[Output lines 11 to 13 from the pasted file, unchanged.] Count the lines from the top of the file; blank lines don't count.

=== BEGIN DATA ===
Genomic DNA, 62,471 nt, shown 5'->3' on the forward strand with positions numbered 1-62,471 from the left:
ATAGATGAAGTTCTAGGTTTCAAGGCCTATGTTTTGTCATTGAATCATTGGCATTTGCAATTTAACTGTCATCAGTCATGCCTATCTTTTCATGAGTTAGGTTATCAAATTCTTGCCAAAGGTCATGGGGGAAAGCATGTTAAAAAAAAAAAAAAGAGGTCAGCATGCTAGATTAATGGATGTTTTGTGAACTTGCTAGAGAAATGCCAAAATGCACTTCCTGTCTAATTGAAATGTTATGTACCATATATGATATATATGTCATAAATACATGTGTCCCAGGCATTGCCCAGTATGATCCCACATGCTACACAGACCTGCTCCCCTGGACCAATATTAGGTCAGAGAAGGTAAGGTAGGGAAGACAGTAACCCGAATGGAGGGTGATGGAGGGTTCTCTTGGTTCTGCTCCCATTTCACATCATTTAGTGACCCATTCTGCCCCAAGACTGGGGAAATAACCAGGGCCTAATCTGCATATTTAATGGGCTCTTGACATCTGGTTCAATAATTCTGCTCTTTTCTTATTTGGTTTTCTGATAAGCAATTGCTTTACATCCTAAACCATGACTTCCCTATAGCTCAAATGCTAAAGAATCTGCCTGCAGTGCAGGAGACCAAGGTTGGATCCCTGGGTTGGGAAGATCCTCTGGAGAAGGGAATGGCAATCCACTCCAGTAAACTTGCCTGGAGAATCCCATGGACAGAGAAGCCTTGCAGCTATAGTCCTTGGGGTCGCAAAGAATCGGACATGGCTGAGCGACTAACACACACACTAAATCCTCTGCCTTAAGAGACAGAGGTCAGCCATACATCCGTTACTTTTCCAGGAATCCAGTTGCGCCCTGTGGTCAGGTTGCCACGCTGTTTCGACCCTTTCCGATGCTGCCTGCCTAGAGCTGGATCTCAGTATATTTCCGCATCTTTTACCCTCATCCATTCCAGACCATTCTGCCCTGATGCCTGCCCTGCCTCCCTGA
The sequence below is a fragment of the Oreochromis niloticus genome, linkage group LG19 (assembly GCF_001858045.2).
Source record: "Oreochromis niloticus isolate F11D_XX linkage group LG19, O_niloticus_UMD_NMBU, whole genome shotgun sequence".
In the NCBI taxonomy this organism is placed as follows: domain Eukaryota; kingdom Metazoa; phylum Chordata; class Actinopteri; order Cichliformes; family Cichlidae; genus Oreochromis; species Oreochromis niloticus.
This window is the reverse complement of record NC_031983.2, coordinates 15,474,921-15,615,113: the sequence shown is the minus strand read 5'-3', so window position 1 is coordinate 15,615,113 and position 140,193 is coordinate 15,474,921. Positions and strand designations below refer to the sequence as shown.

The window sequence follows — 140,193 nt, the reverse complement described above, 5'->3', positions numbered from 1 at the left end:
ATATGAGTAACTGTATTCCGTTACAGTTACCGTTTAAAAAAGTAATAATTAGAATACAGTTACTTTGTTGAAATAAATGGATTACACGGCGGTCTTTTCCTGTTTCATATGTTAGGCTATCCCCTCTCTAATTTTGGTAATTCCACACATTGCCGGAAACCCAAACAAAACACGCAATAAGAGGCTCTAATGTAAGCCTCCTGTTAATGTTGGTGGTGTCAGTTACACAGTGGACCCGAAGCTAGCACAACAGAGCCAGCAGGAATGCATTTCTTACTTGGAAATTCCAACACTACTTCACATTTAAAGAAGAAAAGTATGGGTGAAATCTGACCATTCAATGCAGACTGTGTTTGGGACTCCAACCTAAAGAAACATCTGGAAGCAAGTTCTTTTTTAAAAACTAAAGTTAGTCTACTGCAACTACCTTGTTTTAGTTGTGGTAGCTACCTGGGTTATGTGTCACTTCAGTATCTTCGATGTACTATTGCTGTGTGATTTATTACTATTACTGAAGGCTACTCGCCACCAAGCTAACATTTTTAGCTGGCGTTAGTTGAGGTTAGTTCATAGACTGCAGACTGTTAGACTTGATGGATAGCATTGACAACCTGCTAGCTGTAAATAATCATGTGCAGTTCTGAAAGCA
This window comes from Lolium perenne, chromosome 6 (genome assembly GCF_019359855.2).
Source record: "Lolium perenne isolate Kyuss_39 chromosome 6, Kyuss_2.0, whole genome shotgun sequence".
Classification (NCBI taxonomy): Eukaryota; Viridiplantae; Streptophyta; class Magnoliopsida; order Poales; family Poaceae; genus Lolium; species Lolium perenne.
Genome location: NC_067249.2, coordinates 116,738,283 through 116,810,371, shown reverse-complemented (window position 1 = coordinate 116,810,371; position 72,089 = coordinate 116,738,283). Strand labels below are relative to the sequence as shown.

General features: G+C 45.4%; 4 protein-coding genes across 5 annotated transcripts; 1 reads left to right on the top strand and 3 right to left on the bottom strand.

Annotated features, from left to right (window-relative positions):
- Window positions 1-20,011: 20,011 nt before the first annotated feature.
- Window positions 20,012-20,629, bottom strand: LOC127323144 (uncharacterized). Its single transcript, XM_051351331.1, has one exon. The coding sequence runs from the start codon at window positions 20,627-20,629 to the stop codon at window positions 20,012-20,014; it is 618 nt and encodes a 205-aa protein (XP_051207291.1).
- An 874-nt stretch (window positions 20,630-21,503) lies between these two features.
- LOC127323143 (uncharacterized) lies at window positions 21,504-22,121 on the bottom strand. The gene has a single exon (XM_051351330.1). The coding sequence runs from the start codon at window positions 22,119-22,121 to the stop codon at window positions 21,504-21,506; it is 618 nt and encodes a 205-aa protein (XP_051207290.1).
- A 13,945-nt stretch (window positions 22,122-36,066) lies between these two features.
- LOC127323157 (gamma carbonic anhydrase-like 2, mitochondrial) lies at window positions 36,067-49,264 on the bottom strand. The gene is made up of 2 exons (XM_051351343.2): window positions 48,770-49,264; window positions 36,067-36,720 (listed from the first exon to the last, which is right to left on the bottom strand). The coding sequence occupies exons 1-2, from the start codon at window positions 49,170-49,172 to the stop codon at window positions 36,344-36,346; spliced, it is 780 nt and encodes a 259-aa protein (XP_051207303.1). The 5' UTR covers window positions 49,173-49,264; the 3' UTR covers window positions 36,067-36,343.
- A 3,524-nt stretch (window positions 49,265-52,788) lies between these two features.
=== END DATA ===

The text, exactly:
Classification (NCBI taxonomy): Eukaryota; Viridiplantae; Streptophyta; class Magnoliopsida; order Poales; family Poaceae; genus Lolium; species Lolium perenne.
Genome location: NC_067249.2, coordinates 116,738,283 through 116,810,371, shown reverse-complemented (window position 1 = coordinate 116,810,371; position 72,089 = coordinate 116,738,283). Strand labels below are relative to the sequence as shown.

General features: G+C 45.4%; 4 protein-coding genes across 5 annotated transcripts; 1 reads left to right on the top strand and 3 right to left on the bottom strand.